I’m regularly accused of being dark, and for a long time I fought that characterization despite some damning evidence.
So-Called Proof of My Bad Attitude
– I wear a lot of black.
– I dye my blonde hair dark.
– As a kid, I named my treehouse “The Gloomy Place”.
– I regularly ditched pep rallies in high school.
– I recently developed an affinity for the Type O Negative song “Everything Dies”.
My Perfectly Good Excuses for Those Things
– Black clothing hides food stains better, and sometimes I eat like Cookie Monster.
– I am a blonde, but someone neglected to tell that to my dark brown eyebrows. Dyeing my hair to match my eyebrows makes way more sense than bleaching my eyebrows to match my hair.
– I think we can all agree Eeyore’s home has the best name in the Hundred Acre Wood.
– Even the mascot hates pep rallies. On the Official List of Bad Things, high school pep rallies fall somewhere between Hitler and celery, but they’re definitely on there. I’m pretty sure Hell is just an endless pep rally.
– “Everything Dies” is… well, it’s kind of funny. And I know I’ve used this picture a lot lately, but look at the lead singer. Just look at him.
Then a few weeks ago, I was sitting between two co-workers at a bar here in town and had the following conversation:
BARTENDER: So what are you guys doing once this job wraps up?
CO-WORKER 1: I’m going home to California!
CO-WORKER 2: I’m headed back to the east coast.
BARTENDER: And where are you going, Stephanie?
ME: Me? Oh, I’m probably going to die here.
That was the moment I realized people had been right all along: I am a pessimist. A party pooper. A wet blanket.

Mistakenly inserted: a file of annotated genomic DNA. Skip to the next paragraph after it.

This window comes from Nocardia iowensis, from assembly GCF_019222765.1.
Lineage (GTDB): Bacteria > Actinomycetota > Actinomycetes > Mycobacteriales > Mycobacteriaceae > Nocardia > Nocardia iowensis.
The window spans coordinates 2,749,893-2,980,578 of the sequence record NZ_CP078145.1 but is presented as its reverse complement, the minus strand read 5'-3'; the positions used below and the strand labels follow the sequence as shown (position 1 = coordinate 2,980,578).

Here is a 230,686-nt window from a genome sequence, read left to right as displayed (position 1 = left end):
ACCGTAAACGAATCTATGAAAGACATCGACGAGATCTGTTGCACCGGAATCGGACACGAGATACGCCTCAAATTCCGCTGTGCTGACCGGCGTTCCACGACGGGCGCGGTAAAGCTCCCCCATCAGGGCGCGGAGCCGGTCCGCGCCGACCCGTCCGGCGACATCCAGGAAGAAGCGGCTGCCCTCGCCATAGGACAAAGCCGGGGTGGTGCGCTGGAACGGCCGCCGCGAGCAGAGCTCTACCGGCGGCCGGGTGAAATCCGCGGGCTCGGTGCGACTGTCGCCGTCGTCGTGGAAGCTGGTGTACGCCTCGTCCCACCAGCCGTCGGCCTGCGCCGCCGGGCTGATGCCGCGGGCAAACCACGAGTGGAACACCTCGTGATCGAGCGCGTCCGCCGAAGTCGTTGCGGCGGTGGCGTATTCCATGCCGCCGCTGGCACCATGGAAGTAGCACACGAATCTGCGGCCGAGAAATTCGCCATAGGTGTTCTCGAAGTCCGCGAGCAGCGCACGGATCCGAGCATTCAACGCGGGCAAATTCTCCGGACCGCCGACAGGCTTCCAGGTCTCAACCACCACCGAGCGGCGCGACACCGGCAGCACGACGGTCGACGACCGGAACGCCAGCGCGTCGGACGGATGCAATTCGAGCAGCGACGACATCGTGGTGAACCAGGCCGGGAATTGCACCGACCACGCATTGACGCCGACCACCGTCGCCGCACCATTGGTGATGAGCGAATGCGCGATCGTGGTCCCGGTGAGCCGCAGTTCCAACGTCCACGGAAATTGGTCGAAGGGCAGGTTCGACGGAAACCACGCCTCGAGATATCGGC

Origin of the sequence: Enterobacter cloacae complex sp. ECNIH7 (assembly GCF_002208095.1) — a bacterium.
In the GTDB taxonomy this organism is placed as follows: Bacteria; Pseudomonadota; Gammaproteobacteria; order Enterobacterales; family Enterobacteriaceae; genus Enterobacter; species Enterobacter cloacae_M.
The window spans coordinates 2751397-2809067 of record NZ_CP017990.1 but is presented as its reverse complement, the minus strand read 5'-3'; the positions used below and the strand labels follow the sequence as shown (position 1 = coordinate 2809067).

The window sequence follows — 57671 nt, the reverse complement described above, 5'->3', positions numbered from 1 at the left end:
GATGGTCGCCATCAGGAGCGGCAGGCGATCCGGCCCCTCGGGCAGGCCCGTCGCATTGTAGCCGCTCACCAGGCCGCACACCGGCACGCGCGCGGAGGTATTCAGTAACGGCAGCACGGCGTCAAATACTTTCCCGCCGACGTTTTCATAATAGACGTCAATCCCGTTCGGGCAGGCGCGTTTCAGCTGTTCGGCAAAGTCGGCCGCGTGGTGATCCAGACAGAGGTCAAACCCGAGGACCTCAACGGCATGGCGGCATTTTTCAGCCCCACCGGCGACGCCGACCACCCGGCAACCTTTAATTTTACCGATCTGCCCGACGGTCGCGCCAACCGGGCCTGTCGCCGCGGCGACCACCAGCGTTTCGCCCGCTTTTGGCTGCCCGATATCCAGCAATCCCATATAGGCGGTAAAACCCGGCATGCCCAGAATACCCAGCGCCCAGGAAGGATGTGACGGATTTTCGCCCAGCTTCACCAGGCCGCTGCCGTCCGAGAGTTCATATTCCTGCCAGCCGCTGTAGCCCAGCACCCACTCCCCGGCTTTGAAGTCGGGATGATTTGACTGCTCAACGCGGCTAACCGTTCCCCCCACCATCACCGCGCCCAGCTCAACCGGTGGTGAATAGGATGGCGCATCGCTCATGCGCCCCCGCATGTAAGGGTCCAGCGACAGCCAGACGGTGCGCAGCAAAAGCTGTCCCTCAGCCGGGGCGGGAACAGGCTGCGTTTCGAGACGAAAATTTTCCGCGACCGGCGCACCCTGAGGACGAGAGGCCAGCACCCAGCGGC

And you know what? IT’S THE BEST.
Reasons Pessimism is Awesome!!!!!!
Sorry. That was way too many exclamation points. Let’s try that again.
Pessimism: It’s Swell.
Reason #1: It’s harder to spill a glass that’s half-empty than it is to spill a glass that’s half-full.
Reason #2: Pessimists are always pleasantly surprised. When something goes well, it’s a nice change of pace. If something goes badly, you still get to say, “Yep. Saw that one coming,” and that’s kind of fun.
Reason #3: I’m pretty sure I only developed a sense of humor because my outlook on life is so bleak. If I couldn’t find things to laugh at, I’d just want to cry all the time . Nobody wants that, so instead I make a lot of jokes about becoming a bitter cat lady! Whee!
Reason #4: Because a pessimist’s hopes and dreams are microscopically low, crushing them is almost impossible. This means pessimists are basically emotionally invincible. For example, when I woke up this morning, my only goal was “don’t die”. So far, so good. Even if everything else goes terribly today, I’m coming out on top as long as I’m still breathing at midnight. (Great. I’m going to die today just because I said that, aren’t I?)
Reason #5: My pessimism attracts optimists like a well-stocked cranial cavity attracts zombies. It’s like they sense the dark void that is my soul and need to fill it with cheer before I turn into a black hole and suck up the entire universe. Optimistic friends are great! There’s pretty much nothing funnier than horrifying them with statements like this:
Reason #6: It wouldn’t surprise me to find out pessimists enjoy the really nice parts of life a little bit more than optimists, or are at least a little more conscious of those moments. When you’re hyper-aware of life’s rough patches, the sweet parts are a little sweeter because you have something to compare them to. If your whole life is sunny, how can you tell which parts are sunniest?
Reason #7: A study showed pessimists lose less money gambling because they take fewer risks and become jaded more quickly. I assume our cautious nature means we also live longer than our optimistic counterparts, but mark my words: we’re not happy about it.
Reason #8: Of course, it’s possible to take pessimism too far. Someone needs to tell my 16-year-old brother that being a complete cynic is a surefire way to never be invited to another party. On the other hand, overdoing the positivity is a surefire way to get punched in the face and never be invited to another party.
It’s probably odd to write a positive list about the benefits of negativity. Is it possible to be so pessimistic you come out the other side as an optimist?
Blech. I hope not.